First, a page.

Understanding BS EN 953:1998, fixed and movable guards
By Jeremy Procter, Convenor of the European Standards Committee responsible for Machine Guards, and Managing Director of Procter Machine Guarding.
Any machine placed on the market within the EU must be CE marked in accordance with the Machinery Directive – and this includes machinery that is built in-house for use in-house. One of the most critical aspects of compliance with the Machinery Directive is guarding, for which several standards are applicable, the most important being BS EN 953: 1998, Safety of machinery – Guards – General requirements for the design and construction of fixed and movable guards.
Although there are no statistics, it is doubtful that every machine builder has a copy of it – or is even aware of its existence – judging by some of the machinery that appears in factories today. Furthermore, as with any standard, it has to be applied correctly in order to achieve the aim of reducing risks to an acceptable level.
For example, moving guards, whether manually operated or powered, must not present a hazard in themselves, perhaps as a result of crushing, pinching or cutting (if a sharp edge is not protected). Another example is that sheet metal guards can sometimes be the cause of drumming noises if they are positioned close to machinery that vibrates. In this respect, it should be noted that while BS EN 953 is principally concerned with the protection of persons from mechanical hazards, it also refers specifically to non-mechanical hazards such as noise, fumes, radiation (typically from lasers or welding processes) or explosion.
Some engineers, especially if designing machinery for use in-house, are tempted to carry out a risk assessment assuming that the intended (experienced, conscientious) machine operator will always be the one using it. However, BS EN 953 makes it clear that guarding design requires the “proper consideration of foreseeable aspects of the machine and operation throughout the foreseeable life of the machine.” This implies that the guards must be designed for use by less experienced, less conscientious operators – perhaps even at another company, as it is possible that the machinery may be sold.
Consider all aspects of use
The machine designer must also consider all aspects of the machinery’s use beyond loading and unloading, including maintenance and unplanned events such as tool or workpiece breakages. As far as practical, the guards (and machinery) should be designed so that maintenance can be carried out without having to remove the guards and expose the maintenance technician to hazardous parts. As for the containment of projectile parts in the event of a tool or workpiece breakage, this is why PMMA (often called Perspex) is not usually acceptable for clear guards; PMMA can shatter, while the more expensive polycarbonate alternative does not.
Nonetheless, guards should still provide an adequate view of the process, and they should not be ‘over-engineered’ to such an extent that ergonomic aspects suffer. For instance, doors should not be made so heavy or awkward to use that there is a temptation to bypass them. If weight becomes an issue, consideration should be given to power-operating the guard, though the standard does give maximum values for force and kinetic energy, relating both to guards equipped with a ‘safe edge’ that retracts the guard if it is obstructed, and to those that have no ‘safe edge.’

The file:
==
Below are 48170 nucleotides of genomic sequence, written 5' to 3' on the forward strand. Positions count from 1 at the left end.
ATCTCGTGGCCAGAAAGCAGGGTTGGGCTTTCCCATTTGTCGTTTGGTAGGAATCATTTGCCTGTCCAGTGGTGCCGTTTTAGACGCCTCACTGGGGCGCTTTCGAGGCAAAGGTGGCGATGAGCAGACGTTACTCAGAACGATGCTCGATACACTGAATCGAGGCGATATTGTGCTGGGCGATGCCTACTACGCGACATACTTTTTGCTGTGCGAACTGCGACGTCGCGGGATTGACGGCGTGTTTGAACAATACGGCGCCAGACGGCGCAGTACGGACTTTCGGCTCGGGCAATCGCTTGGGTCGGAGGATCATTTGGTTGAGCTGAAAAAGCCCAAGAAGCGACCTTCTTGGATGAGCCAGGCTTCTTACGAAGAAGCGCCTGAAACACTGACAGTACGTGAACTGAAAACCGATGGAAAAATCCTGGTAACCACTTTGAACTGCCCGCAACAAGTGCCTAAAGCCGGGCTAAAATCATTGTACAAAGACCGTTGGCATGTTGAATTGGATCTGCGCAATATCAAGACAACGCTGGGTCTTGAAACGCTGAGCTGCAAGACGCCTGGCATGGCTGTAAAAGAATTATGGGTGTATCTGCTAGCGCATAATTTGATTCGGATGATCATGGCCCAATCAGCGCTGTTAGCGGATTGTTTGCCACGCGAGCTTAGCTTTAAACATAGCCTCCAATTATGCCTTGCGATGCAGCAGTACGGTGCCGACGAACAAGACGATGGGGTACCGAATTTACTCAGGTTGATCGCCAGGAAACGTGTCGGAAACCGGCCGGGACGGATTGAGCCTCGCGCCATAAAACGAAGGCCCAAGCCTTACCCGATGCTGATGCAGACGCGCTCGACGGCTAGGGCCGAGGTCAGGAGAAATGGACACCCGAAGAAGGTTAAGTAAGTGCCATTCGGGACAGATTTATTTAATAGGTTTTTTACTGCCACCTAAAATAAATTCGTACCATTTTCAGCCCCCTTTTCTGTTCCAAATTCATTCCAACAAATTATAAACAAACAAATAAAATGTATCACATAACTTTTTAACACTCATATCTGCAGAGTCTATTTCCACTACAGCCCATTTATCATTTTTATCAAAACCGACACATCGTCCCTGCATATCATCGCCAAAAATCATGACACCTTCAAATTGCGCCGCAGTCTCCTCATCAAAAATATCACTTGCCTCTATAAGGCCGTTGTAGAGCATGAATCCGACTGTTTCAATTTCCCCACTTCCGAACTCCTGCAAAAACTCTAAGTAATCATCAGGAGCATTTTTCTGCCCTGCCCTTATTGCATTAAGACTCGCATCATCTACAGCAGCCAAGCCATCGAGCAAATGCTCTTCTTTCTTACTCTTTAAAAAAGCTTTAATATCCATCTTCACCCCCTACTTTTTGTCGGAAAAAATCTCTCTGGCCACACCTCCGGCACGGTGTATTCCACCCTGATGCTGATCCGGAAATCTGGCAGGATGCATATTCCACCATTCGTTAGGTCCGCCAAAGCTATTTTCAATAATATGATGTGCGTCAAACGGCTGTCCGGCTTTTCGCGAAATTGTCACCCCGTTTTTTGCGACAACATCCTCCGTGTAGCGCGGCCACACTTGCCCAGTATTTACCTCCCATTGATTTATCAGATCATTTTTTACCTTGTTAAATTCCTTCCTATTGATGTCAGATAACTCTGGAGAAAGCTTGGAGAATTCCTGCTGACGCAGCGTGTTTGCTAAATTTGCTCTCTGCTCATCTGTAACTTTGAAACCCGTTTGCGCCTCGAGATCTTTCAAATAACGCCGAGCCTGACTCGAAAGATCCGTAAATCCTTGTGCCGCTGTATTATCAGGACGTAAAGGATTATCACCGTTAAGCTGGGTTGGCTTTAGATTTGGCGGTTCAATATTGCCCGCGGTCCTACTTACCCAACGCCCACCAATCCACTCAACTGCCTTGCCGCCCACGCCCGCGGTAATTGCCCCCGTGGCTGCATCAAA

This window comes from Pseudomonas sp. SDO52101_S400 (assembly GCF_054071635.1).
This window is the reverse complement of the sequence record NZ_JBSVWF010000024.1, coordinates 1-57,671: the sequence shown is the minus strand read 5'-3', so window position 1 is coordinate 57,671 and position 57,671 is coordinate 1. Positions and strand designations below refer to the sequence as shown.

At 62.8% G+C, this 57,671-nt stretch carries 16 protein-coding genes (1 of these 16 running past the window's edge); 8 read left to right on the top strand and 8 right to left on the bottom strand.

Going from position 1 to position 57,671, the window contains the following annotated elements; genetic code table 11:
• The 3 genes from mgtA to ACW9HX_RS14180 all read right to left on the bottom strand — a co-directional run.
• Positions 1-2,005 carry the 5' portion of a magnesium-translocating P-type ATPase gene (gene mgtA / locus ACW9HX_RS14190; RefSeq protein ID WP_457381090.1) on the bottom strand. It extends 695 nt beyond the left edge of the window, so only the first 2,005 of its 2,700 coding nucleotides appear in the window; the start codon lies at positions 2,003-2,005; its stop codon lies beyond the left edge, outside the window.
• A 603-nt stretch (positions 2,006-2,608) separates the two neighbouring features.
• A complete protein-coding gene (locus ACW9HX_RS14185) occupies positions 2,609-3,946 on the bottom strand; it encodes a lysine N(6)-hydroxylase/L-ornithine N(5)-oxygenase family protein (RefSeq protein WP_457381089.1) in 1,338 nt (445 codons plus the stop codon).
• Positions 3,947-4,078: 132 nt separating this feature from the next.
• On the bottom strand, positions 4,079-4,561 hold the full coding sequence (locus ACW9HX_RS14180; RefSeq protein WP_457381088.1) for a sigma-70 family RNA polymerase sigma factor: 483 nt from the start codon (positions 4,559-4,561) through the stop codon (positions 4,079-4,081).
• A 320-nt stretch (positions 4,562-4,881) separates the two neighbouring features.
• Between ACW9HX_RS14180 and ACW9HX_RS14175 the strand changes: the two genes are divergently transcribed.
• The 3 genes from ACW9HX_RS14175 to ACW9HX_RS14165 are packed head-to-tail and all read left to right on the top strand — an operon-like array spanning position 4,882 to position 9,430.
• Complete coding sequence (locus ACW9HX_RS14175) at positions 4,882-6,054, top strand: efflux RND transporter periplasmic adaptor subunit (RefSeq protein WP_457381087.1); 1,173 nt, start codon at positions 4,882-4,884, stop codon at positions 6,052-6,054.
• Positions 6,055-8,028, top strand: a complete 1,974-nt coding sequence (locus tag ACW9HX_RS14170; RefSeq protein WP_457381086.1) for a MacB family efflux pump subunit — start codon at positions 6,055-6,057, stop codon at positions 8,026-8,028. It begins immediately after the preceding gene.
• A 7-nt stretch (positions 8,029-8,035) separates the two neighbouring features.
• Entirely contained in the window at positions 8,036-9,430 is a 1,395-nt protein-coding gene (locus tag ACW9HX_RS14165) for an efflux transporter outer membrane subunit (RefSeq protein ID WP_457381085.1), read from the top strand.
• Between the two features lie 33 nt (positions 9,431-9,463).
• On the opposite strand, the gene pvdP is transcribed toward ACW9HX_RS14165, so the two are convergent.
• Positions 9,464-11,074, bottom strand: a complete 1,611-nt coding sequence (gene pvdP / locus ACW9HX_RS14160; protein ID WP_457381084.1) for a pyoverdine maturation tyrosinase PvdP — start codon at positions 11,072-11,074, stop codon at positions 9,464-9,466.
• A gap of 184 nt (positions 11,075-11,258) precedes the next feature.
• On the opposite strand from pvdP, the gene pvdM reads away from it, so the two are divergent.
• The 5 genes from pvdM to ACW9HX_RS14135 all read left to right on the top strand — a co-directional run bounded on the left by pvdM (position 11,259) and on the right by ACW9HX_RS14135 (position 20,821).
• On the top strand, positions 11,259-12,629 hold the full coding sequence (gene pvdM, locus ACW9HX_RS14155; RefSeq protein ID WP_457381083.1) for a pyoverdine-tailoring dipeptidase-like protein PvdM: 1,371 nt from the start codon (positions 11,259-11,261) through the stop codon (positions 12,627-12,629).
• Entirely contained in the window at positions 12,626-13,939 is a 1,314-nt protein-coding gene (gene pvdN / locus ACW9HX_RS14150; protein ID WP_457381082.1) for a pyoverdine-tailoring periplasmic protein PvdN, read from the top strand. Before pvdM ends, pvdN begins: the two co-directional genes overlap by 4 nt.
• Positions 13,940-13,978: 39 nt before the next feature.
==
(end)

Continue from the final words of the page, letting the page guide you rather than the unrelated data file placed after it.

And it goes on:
Many machine designers today are using light curtains or similar electro-sensitive protective devices for parts of machinery where frequent access is required. Although such devices are not discussed in BS EN 953, they should be borne in mind, especially if a designer is getting bogged down trying to design a large, moving guard that meets the force and kinetic energy requirements mentioned above.
Annexes A and B of BS EN 953 provide useful flow diagrams to assist designers with selecting the right type of guard from fixed guards, distance guards, enclosing guards, movable guards with or without interlocking, self-closing guards and adjustable guards. Again, designers should remember that electro-sensitive protective devices can be a highly effective option, especially when used in conjunction with suitable fixed, distance and/or enclosing guards.
Hygiene & Cleaning requirements
Other useful sections in BS EN 953 refer to hygiene and cleaning requirements for machinery used in the food/beverage industry, anti-climb measures, the benefits of retained fasteners for fixed guards, and the need to verify the guard design through examination, inspection, testing or calculation.
Other standards to consider
Lastly, designers must be aware that BS EN 953 is not the only standard relating to guards. A list of others is included within the body of BS EN 953 and while some relate to specific applications (such as: EN 1127, Explosive atmospheres; EN 1672-2, Food processing machinery), others are applicable generally (for example EN 294, Safety of machinery – Safety distances to prevent danger zones being reached by the upper limbs). Machinery guarding can make the difference between life and death, so designers must face up to their responsibilities and work to meet the requirements of all relevant standards.
For more in-depth advice about BS EN 953, other guarding standards or, indeed, to discuss specific machinery guarding projects, please contact Procter Machine Safety.